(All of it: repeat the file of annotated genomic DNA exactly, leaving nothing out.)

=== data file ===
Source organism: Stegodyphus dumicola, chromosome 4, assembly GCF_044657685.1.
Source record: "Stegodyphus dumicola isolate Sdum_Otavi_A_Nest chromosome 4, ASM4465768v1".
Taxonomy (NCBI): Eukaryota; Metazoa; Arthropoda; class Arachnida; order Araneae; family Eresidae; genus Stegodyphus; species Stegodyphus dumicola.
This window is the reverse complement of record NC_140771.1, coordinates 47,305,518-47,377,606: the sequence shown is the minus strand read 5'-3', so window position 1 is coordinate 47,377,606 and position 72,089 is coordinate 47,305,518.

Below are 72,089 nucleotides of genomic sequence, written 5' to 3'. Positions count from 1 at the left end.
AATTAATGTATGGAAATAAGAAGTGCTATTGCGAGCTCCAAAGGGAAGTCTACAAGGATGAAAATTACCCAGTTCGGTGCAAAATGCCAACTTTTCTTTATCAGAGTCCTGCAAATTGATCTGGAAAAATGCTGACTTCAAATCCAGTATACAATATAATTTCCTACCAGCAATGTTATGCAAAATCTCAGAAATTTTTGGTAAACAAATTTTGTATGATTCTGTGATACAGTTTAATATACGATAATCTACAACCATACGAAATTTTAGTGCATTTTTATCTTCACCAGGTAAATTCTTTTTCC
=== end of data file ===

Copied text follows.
Source organism: Stegodyphus dumicola, chromosome 4, assembly GCF_044657685.1.
Source record: "Stegodyphus dumicola isolate Sdum_Otavi_A_Nest chromosome 4, ASM4465768v1".
Taxonomy (NCBI): Eukaryota; Metazoa; Arthropoda; class Arachnida; order Araneae; family Eresidae; genus Stegodyphus; species Stegodyphus dumicola.
This window is the reverse complement of record NC_140771.1, coordinates 47,305,518-47,377,606: the sequence shown is the minus strand read 5'-3', so window position 1 is coordinate 47,377,606 and position 72,089 is coordinate 47,305,518.

Below are 72,089 nucleotides of genomic sequence, written 5' to 3'. Positions count from 1 at the left end.
AATTAATGTATGGAAATAAGAAGTGCTATTGCGAGCTCCAAAGGGAAGTCTACAAGGATGAAAATTACCCAGTTCGGTGCAAAATGCCAACTTTTCTTTATCAGAGTCCTGCAAATTGATCTGGAAAAATGCTGACTTCAAATCCAGTATACAATATAATTTCCTACCAGCAATGTTATGCAAAATCTCAGAAATTTTTGGTAAACAAATTTTGTATGATTCTGTGATACAGTTTAATATACGATAATCTACAACCATACGAAATTTTAGTGCATTTTTATCTTCACCAGGTAAATTCTTTTTCC